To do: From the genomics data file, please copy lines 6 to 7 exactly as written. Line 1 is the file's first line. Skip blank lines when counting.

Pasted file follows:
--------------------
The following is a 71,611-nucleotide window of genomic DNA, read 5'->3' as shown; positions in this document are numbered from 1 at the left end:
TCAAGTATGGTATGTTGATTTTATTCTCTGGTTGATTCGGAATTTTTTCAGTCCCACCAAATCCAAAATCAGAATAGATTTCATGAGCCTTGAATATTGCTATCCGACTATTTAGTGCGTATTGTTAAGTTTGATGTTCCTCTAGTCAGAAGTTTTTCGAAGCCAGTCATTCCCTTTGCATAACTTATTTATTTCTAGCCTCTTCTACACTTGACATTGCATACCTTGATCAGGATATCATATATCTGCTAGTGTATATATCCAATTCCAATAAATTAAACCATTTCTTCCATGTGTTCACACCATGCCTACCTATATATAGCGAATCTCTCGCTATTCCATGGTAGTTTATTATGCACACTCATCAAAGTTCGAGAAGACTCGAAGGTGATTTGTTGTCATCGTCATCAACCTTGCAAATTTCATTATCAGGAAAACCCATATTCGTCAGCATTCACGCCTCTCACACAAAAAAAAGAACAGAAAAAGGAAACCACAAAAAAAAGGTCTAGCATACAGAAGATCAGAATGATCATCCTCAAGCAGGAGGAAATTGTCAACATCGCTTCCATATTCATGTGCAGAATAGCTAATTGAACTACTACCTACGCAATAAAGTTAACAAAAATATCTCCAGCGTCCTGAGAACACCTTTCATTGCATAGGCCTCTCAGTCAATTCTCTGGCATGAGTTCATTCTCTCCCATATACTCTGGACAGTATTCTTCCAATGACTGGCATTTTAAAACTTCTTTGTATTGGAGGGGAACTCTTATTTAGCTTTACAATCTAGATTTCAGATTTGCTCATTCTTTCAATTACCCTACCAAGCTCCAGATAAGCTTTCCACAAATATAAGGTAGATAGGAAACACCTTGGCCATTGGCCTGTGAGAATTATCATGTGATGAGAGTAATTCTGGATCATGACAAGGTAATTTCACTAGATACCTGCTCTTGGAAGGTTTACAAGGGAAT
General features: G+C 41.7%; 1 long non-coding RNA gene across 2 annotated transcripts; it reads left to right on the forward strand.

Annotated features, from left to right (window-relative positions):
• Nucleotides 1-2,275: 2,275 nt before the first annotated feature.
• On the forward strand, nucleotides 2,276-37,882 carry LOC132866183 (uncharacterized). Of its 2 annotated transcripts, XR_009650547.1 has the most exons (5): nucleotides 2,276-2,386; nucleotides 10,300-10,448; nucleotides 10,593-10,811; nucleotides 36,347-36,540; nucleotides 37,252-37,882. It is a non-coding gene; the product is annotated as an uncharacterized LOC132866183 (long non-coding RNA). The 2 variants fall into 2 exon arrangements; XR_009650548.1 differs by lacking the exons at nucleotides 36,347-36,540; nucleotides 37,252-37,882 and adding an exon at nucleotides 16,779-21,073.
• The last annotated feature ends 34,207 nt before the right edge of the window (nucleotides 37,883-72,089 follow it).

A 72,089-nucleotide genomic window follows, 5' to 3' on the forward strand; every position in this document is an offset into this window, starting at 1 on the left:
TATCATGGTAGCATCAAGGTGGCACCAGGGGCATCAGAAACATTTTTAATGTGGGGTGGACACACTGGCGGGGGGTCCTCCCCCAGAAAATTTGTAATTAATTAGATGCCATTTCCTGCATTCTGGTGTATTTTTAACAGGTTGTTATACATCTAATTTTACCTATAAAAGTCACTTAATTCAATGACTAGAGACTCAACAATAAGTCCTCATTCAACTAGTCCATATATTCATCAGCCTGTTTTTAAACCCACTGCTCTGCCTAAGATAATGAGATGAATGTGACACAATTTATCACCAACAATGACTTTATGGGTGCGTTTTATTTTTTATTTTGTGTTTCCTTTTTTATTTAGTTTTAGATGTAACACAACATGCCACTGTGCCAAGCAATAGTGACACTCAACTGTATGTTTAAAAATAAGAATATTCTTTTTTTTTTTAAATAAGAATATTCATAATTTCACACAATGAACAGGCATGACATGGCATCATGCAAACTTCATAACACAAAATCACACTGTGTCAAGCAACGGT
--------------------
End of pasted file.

• On the forward strand, nucleotides 2,276-37,882 carry LOC132866183 (uncharacterized). Of its 2 annotated transcripts, XR_009650547.1 has the most exons (5): nucleotides 2,276-2,386; nucleotides 10,300-10,448; nucleotides 10,593-10,811; nucleotides 36,347-36,540; nucleotides 37,252-37,882. It is a non-coding gene; the product is annotated as an uncharacterized LOC132866183 (long non-coding RNA). The 2 variants fall into 2 exon arrangements; XR_009650548.1 differs by lacking the exons at nucleotides 36,347-36,540; nucleotides 37,252-37,882 and adding an exon at nucleotides 16,779-21,073.
• The last annotated feature ends 34,207 nt before the right edge of the window (nucleotides 37,883-72,089 follow it).